If you want rail infrastructure that enables fast, drive-time competitive Amtrak service between Columbus and Pittsburgh to the East Coast, as well as to Columbus to Chicago, be prepared for a price tag in excess of $400 million. The highest quality, least expensive route with the greatest ridership potential for Columbus is the 3C Corridor. But if Central Ohio wants something else, then it should seek funding leveraged by some of its own because the no-match rail grants were a one-shot stimulus deal and they're all gone. Local officials should be prepared for a higher start-up cost, leveraged by a 20% non-federal funding match such as from the state or local governments (meaning if Ohio wants to reapply for a $400 million grant, it will now have to pony up $100 million of its own funding to get it). The per passenger-mile operating subsidy would be higher too, based on the Ohio Hub studies, since no Ohio-involved passenger rail route was as promising as 3C when it came to ridership, revenue or operating subsidy per passenger-mile.
But we keep hoping and fighting for change. And I hope you will too, including sharing some ideas on how to get train service back to Ohio's third-largest metropolitan area.
Read more: http://www.urbanohio.com/forum2/index.php/topic,18328.5340.html#ixzz1fuxJWclG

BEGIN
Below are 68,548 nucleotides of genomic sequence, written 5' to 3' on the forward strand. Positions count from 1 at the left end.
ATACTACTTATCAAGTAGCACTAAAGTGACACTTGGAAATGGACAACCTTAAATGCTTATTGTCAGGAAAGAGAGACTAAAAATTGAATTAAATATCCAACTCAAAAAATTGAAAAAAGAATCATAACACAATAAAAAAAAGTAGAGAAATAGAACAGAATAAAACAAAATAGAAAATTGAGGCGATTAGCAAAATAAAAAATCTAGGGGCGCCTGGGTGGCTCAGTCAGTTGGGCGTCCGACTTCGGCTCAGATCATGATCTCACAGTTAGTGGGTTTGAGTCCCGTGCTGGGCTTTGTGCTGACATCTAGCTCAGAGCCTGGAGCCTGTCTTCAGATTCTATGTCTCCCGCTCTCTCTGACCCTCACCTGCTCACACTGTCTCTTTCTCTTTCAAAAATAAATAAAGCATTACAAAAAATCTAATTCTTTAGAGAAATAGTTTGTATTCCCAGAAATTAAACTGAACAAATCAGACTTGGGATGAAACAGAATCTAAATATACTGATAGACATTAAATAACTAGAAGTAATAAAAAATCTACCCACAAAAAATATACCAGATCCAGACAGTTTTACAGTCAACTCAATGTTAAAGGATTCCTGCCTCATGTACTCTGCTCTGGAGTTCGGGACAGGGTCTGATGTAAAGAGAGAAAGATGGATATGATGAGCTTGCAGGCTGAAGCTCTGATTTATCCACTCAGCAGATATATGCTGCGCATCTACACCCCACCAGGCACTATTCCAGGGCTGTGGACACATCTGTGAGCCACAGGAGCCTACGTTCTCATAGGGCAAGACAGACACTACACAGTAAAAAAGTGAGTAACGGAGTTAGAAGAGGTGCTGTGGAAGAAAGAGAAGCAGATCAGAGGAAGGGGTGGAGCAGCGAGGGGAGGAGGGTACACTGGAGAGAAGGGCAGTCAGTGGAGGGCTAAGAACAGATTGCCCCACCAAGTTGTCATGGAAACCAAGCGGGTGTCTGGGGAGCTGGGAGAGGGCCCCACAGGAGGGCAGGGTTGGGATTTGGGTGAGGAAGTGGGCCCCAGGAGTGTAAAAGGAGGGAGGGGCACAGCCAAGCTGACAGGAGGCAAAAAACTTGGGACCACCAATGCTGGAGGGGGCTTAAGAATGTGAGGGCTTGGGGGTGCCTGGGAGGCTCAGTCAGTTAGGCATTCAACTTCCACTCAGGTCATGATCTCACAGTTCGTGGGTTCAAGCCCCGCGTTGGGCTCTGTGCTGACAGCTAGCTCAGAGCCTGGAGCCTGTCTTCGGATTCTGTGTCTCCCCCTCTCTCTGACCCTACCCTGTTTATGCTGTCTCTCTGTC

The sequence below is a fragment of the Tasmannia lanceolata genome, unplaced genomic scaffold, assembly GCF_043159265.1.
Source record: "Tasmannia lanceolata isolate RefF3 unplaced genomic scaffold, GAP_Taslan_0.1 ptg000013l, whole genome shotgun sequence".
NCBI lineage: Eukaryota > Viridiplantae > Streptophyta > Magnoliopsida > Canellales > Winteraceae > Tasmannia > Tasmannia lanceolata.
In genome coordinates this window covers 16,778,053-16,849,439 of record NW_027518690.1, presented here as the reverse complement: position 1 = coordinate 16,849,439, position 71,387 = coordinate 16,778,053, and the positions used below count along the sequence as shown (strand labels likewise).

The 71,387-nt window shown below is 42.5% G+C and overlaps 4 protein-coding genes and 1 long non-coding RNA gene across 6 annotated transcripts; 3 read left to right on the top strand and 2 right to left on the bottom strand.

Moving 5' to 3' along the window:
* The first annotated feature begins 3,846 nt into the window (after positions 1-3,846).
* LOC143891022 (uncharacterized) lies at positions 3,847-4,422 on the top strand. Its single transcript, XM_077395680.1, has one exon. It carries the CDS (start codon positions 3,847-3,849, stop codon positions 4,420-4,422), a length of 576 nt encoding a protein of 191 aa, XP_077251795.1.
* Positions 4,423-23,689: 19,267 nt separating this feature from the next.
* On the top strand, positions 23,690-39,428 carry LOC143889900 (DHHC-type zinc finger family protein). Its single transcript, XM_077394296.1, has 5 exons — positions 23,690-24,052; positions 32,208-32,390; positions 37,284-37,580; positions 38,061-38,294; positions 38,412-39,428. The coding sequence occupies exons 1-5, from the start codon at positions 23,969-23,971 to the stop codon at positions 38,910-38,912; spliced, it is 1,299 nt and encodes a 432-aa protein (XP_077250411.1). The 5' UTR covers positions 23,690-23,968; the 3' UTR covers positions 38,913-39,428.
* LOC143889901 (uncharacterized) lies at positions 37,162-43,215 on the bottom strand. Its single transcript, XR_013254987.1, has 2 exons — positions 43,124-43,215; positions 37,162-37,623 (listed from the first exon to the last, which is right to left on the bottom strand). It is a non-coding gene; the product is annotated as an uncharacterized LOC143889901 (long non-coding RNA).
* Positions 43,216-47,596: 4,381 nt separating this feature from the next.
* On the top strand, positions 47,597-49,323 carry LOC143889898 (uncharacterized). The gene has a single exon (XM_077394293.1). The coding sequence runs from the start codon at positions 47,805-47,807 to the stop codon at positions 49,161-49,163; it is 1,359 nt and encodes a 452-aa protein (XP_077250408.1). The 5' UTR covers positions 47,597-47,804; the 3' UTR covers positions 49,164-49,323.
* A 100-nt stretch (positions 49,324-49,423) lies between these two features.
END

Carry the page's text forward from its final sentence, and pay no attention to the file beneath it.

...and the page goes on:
Tuesday, November 15, 2011
Wednesday, November 9, 2011
Sunday, November 6, 2011
Tuesday, October 18, 2011
Sunday, October 16, 2011
Sunday, October 9, 2011
"A functionally obsolete bridge is one that was built to standards that are not used today. These bridges are not automatically rated as structurally deficient, nor are they inherently unsafe. Functionally obsolete bridges are those that do not have adequate lane widths, shoulder widths, or vertical clearances to serve current traffic demand, or those that may be occasionally flooded.
A functionally obsolete bridge is similar to an older house. A house built in 1950 might be perfectly acceptable to live in, but it does not meet all of today’s building codes. Yet, when it comes time to consider upgrading that house or making improvements, the owner must look at ways to bring the structure up to current standards.
A bridge sufficiency rating includes a multitude of factors: inspection results of the structural condition of the bridge, traffic volumes, number of lanes, road widths, clearances, and importance for national security and public use, to name just a few.